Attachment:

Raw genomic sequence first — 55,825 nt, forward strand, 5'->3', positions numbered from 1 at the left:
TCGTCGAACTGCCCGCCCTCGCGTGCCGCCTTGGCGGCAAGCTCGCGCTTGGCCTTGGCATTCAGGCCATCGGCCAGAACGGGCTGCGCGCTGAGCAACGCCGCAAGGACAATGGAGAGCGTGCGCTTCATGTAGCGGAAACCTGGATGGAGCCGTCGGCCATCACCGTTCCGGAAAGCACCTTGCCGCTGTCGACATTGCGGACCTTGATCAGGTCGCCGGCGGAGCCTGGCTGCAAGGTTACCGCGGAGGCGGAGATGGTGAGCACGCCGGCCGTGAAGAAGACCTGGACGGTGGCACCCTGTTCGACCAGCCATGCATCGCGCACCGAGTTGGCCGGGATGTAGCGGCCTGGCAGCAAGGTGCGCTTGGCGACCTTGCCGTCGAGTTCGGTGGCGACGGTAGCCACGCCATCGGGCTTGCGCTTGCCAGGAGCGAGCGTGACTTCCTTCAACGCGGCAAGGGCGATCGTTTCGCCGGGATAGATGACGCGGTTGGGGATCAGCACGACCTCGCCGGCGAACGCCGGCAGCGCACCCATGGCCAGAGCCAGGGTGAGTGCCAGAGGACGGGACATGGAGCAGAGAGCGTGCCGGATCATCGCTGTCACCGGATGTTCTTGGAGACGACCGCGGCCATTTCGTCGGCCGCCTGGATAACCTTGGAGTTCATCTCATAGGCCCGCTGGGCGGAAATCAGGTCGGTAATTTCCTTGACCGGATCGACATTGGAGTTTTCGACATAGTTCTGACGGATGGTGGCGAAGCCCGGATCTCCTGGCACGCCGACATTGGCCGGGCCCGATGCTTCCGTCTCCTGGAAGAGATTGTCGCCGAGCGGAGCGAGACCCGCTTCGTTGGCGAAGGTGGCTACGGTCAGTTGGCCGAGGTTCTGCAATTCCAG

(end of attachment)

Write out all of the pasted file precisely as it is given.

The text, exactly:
Raw genomic sequence first — 55,825 nt, forward strand, 5'->3', positions numbered from 1 at the left:
TCGTCGAACTGCCCGCCCTCGCGTGCCGCCTTGGCGGCAAGCTCGCGCTTGGCCTTGGCATTCAGGCCATCGGCCAGAACGGGCTGCGCGCTGAGCAACGCCGCAAGGACAATGGAGAGCGTGCGCTTCATGTAGCGGAAACCTGGATGGAGCCGTCGGCCATCACCGTTCCGGAAAGCACCTTGCCGCTGTCGACATTGCGGACCTTGATCAGGTCGCCGGCGGAGCCTGGCTGCAAGGTTACCGCGGAGGCGGAGATGGTGAGCACGCCGGCCGTGAAGAAGACCTGGACGGTGGCACCCTGTTCGACCAGCCATGCATCGCGCACCGAGTTGGCCGGGATGTAGCGGCCTGGCAGCAAGGTGCGCTTGGCGACCTTGCCGTCGAGTTCGGTGGCGACGGTAGCCACGCCATCGGGCTTGCGCTTGCCAGGAGCGAGCGTGACTTCCTTCAACGCGGCAAGGGCGATCGTTTCGCCGGGATAGATGACGCGGTTGGGGATCAGCACGACCTCGCCGGCGAACGCCGGCAGCGCACCCATGGCCAGAGCCAGGGTGAGTGCCAGAGGACGGGACATGGAGCAGAGAGCGTGCCGGATCATCGCTGTCACCGGATGTTCTTGGAGACGACCGCGGCCATTTCGTCGGCCGCCTGGATAACCTTGGAGTTCATCTCATAGGCCCGCTGGGCGGAAATCAGGTCGGTAATTTCCTTGACCGGATCGACATTGGAGTTTTCGACATAGTTCTGACGGATGGTGGCGAAGCCCGGATCTCCTGGCACGCCGACATTGGCCGGGCCCGATGCTTCCGTCTCCTGGAAGAGATTGTCGCCGAGCGGAGCGAGACCCGCTTCGTTGGCGAAGGTGGCTACGGTCAGTTGGCCGAGGTTCTGCAATTCCAG